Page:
Inside a bumblebee nest will be a queen bee, who lays almost all of the eggs. Around her, she will have a number of worker bees, who help to look after the nest, collect food, and raise new offspring.
Unlike the distinctive honeybee nest, which has tightly packed hexagonal cells for raising offspring and storing honey, the inside of the bumblebee nest can appear quite messy and disorganised.
You might also find a number of dead bees and grubs near the nest entrance. This is because worker bees will remove dead and dying bees from the nest to keep it clean and free of disease.
What to do if you find a bumblebee nest
If you find a bumblebee nest, consider yourself very lucky! They aren't very common, and can be difficult to find.
We recommend that if you find a bumblebee nest, it is best to leave it alone and avoid disturbing it. If you do approach close to it, be sure not to breathe on the nest, as this can make the bees behave defensively, and they may sting. Please note that though bumblebees are not generally aggressive, they might get aggravated if you interfere with the nest itself. They don't form swarms, but you may see a cloud of male bees flying outside the nest, as in the video below. They should just get on with life and do their own thing - doing a wonderful job of pollinating plants, wildflowers and your vegetables. Even the very largest nests produce very little "traffic" in and out, so you won't see threatening numbers of bees at any point during the summer.
If the bees are living under your shed, and are coming up through holes in the floor, then this is probably because it's the easiest way in and out for them. If you make a different hole, from the outside of the shed, and then block up the hole they were using, then they should happily take to their new route.
Bumblebee nests don't live for long, so the nest should die naturally within a few months. After that time, the new queens will have flown from the nest to hibernate in the soil elsewhere.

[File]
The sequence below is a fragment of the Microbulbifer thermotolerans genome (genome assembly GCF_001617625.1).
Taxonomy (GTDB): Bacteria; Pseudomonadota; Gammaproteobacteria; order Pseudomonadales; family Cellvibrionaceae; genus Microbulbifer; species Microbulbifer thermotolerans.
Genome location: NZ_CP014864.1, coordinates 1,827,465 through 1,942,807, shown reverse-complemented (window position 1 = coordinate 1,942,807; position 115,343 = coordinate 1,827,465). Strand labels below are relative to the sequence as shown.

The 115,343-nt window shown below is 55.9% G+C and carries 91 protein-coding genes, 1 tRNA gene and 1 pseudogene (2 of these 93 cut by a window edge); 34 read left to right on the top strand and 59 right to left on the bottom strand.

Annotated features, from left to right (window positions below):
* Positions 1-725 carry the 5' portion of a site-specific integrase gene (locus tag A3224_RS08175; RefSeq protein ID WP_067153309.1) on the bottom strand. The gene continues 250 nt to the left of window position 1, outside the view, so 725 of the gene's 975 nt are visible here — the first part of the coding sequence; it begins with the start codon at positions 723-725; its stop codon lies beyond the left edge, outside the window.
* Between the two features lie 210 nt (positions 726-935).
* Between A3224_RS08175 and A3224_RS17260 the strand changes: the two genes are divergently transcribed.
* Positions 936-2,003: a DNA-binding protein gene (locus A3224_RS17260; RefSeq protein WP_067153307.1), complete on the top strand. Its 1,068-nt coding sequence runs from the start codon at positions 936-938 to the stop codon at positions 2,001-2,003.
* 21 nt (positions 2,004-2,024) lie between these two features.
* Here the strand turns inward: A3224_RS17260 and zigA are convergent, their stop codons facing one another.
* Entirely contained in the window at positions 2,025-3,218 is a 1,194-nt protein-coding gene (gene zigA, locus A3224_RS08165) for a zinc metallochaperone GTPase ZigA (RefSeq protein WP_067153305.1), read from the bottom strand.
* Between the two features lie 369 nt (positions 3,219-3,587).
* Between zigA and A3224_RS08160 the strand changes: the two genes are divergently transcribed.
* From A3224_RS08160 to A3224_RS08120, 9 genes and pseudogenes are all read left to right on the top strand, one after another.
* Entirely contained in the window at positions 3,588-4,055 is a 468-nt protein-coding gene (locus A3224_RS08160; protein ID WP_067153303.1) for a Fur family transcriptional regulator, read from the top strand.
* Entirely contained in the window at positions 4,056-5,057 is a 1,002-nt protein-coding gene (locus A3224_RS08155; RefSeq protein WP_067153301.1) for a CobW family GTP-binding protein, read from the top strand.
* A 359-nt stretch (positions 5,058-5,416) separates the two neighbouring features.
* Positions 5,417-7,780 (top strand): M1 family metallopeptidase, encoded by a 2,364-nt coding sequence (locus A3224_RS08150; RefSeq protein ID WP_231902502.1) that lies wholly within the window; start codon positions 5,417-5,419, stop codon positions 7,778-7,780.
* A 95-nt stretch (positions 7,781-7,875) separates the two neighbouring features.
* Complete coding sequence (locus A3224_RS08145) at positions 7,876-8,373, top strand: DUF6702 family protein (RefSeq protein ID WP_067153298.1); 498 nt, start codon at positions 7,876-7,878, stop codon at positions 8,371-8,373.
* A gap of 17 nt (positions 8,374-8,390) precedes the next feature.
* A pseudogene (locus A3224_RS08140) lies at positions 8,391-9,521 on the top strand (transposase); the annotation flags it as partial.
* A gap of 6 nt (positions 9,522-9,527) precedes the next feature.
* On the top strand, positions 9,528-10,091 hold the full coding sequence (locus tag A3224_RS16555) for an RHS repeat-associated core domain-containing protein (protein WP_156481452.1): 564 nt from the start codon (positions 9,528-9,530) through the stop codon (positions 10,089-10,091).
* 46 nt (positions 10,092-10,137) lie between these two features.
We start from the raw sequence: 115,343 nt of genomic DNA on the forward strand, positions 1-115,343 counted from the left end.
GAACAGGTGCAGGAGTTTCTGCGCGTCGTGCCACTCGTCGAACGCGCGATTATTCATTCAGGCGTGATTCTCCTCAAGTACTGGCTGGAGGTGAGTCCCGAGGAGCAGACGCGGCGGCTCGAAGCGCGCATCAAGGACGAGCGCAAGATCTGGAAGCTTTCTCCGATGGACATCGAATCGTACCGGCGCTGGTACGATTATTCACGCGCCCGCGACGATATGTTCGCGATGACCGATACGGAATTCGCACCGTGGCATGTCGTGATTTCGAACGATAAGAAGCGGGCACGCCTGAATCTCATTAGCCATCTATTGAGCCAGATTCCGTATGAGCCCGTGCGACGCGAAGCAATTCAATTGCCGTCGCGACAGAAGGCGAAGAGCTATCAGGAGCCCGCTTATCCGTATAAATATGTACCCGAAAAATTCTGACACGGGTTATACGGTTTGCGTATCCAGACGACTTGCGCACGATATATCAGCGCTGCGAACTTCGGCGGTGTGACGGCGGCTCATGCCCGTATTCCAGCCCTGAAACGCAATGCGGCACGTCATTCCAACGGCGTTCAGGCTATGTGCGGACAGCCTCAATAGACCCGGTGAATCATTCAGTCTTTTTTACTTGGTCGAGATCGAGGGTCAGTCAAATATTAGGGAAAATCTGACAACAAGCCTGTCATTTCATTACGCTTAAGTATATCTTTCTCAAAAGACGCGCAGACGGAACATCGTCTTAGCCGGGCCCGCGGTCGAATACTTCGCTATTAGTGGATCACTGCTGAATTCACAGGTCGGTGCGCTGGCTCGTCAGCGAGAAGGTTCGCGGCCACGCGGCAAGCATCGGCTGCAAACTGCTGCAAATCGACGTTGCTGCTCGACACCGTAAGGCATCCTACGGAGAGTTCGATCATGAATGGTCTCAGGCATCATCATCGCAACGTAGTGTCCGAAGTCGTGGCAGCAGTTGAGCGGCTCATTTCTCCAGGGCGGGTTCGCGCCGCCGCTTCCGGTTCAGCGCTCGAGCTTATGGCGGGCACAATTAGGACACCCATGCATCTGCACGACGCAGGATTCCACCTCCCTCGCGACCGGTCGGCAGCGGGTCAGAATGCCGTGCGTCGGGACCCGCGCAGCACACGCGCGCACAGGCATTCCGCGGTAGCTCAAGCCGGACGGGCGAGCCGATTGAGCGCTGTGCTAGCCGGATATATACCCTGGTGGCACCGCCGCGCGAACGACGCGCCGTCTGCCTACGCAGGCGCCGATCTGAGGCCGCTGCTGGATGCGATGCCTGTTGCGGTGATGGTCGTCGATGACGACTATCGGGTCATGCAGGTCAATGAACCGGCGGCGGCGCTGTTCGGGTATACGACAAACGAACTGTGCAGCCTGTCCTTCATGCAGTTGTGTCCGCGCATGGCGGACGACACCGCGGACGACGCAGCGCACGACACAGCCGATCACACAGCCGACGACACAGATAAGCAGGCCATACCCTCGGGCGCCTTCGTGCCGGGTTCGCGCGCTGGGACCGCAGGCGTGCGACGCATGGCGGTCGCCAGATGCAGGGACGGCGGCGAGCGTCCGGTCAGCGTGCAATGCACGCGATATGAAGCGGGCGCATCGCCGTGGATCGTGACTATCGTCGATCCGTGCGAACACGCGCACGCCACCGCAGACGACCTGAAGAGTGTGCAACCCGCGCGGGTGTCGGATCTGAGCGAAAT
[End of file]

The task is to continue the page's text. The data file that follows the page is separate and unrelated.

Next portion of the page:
It is possible that a different bumblebee queen will find and use the same hole next year. The old nest will die in the autumn though, and all the bees will have left or died. If you don't want bees in the same place again you can block the entrance to the nest up after it dies down to prevent a new queen finding the nest site in later years.
Staff from Bumblebee Conservation Trust are unable to move bumblebee nests, however if you really need to move the nest or would like more information on re-routing nest entrances, click here to view our guide to moving bumblebee nests.
Below is a video is a 'drone cloud' - a group of male bumblebees hovering outside a nest waiting for females to emerge so they can mate. This behaviour is only found in the Tree bumblebee (Bombus hypnorum). The males have no sting, so please do not be alarmed if you see this.
"We are facing a fundamental problem with the decline of bees and other pollinators. They have an absolutely crucial role in pollinating many of our important crops - without them we will face higher food costs and potential shortages."
Professor Douglas Kell
BBSRC Chief Executive